Everything About National Education Policy in India

The Cabinet approved the National Education Policy (NEP), which was adopted in July 2020. It aims to reform education in India and improve the education system. After a gap of almost 34 years, this is the first major national education policy.

It provides guidelines to India for achieving near total literacy by 2030. The National Education Policy also supports various rights and provisions enshrined in the Constitution of India.

Some of the benefits of previous educational policies will still be in effect, even though the National Education Policy-2019 is ratified by the Cabinet in July 2019. This comes as India fights the global Covid-19 pandemic.

Indian Constitutional Basis for Education Policies

All education policies adopted by the Central and State governments, as well as the Union Territory administrations, are based upon laws found in the Constitution of India.

To understand the new policy on education and the other policies that are in place, it is necessary to know the constitution.

Free and compulsory education

Article 45 of the Directive Principle for State Policy requires that the Indian government and its branches enforce compulsory education for all citizens until they turn 14 years old.

It was established in 1960. However, it has been delayed by several obstacles at different levels.

This directive requires that the Central and State governments, as well as Union Territory administrations, make appropriate provisions to allow students as young as 14 years old to receive free education.

This directive and its enabling legislation make it mandatory for parents and wards under the age of 14 to send their children to these schools.

Education for Minorities

The Constitution of India’s Preamble guarantees equal rights to all citizens of India, regardless of their caste, creed or religion.

Article 30 of the Indian constitution guarantees the right to cultural freedom in educational institutions. This section allows minority communities to create educational institutions that are in line with their culture, tradition, and religious teachings.

Article 30 also prohibits discrimination in funding, grants, and other facilities for educational institutions that are established by minorities.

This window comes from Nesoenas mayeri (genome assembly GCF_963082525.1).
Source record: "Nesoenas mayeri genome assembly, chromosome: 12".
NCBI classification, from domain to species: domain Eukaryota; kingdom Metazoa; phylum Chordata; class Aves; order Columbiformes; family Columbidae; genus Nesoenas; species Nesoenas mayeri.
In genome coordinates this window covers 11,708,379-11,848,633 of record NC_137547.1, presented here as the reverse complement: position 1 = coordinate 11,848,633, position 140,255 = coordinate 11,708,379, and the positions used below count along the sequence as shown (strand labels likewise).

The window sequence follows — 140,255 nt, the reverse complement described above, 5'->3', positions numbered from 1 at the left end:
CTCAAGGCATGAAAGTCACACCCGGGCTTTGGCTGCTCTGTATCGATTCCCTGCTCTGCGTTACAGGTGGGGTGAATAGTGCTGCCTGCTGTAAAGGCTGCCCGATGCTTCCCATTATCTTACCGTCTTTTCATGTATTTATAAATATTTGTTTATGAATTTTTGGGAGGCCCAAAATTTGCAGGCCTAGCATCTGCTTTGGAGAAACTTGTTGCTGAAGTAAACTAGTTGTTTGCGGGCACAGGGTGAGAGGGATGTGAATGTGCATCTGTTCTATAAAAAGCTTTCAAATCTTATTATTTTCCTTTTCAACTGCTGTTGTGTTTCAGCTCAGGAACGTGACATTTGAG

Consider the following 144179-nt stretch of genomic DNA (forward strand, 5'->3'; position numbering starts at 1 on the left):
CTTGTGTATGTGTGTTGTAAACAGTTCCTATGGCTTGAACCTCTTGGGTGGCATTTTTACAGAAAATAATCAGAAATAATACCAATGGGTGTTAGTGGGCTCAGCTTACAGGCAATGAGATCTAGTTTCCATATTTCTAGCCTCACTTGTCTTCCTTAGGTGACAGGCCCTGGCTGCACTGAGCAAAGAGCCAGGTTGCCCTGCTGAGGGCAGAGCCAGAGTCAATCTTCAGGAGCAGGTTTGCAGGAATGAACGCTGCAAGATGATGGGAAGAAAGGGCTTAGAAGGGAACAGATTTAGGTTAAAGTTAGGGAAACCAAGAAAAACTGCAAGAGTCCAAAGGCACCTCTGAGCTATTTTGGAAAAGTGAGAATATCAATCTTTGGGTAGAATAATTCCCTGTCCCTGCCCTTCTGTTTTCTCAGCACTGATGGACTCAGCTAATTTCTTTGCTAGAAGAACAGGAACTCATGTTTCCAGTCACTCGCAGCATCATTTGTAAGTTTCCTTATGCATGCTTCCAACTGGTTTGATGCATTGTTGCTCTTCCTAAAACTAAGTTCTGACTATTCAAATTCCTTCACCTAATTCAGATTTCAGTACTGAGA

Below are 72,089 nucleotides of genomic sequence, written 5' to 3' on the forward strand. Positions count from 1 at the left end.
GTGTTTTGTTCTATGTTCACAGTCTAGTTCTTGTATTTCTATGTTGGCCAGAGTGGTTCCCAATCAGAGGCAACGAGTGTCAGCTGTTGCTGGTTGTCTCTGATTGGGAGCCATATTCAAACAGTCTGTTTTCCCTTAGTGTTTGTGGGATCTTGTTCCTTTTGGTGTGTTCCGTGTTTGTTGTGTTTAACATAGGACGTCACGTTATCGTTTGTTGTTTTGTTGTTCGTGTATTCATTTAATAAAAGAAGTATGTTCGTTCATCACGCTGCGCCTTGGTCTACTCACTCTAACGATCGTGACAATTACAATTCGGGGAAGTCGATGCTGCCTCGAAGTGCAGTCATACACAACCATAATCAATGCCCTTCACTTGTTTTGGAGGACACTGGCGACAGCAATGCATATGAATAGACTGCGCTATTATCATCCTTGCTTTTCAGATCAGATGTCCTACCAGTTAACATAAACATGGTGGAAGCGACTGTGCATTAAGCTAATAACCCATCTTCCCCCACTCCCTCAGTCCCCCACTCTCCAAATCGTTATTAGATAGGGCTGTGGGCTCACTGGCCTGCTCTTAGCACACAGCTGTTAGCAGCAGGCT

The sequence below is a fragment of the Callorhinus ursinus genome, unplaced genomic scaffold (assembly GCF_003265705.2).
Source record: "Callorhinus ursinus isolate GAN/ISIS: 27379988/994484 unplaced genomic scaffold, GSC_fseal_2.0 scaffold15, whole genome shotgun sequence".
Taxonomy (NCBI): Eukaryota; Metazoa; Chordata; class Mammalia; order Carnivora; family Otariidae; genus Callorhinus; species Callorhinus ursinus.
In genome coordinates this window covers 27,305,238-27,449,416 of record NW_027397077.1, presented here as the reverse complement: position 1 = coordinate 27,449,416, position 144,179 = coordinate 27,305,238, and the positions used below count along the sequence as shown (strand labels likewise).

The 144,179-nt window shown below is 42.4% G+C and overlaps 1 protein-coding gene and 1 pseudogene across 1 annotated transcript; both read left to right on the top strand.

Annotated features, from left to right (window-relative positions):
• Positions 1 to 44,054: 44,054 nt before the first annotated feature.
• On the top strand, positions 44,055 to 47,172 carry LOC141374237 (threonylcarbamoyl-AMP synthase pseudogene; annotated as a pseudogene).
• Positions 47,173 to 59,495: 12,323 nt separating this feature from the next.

They will be eligible for the same funding, grants, and status as other secular, religious, or non-communal educational establishments in the country, regardless any other parameters.

Preservation of Native Language

Article 29(1) of the Indian constitution requires preservation of indigenous languages, regardless of their script, ethnicity, and locale of usage.

Article 350 (B), states must appoint local Linguistic officers to preserve the languages spoken in any minority communities.

Education of economically, socially, and educationally backward classes

Articles 15, 17 and 46 of the Constitution of India safeguard the educational rights of socially and educationally backward citizens, scheduled castes, and scheduled tribes.

Article 15 says, “Nothing herein or in clause (2) Article 29 shall prohibit the state from making any special provisions for the advancement of any socio-educally backward classes or for the scheduled castes or the scheduled tribes.”

Article 46 states that the Central government is responsible to the economic and educational development for Scheduled Castes or Scheduled Tribes.

It states that “The state shall promote the educational and economic needs of the weaker sections and in particular of the Scheduled Castes and Scheduled Tribes, and shall protect them against social injustices and any forms of exploitation.”

Secular Education

Students from all communities can attend schools and colleges under the Constitution of India without having to follow a particular religious practice.

Article 25 (1) of India’s Constitution guarantees freedom of conscience and the right to practice, profess, and propagate religion.

Article 28 (1) states: “No religious instruction may be provided in any educational establishment if it is wholly supported out of state funds.”

This means that the central, state governments, and Union Territory administrations won’t provide sufficient funds to fully fund an educational institution founded on religious lines.

It can also provide grants and partial funding. This means that all religions are given equal importance by the state.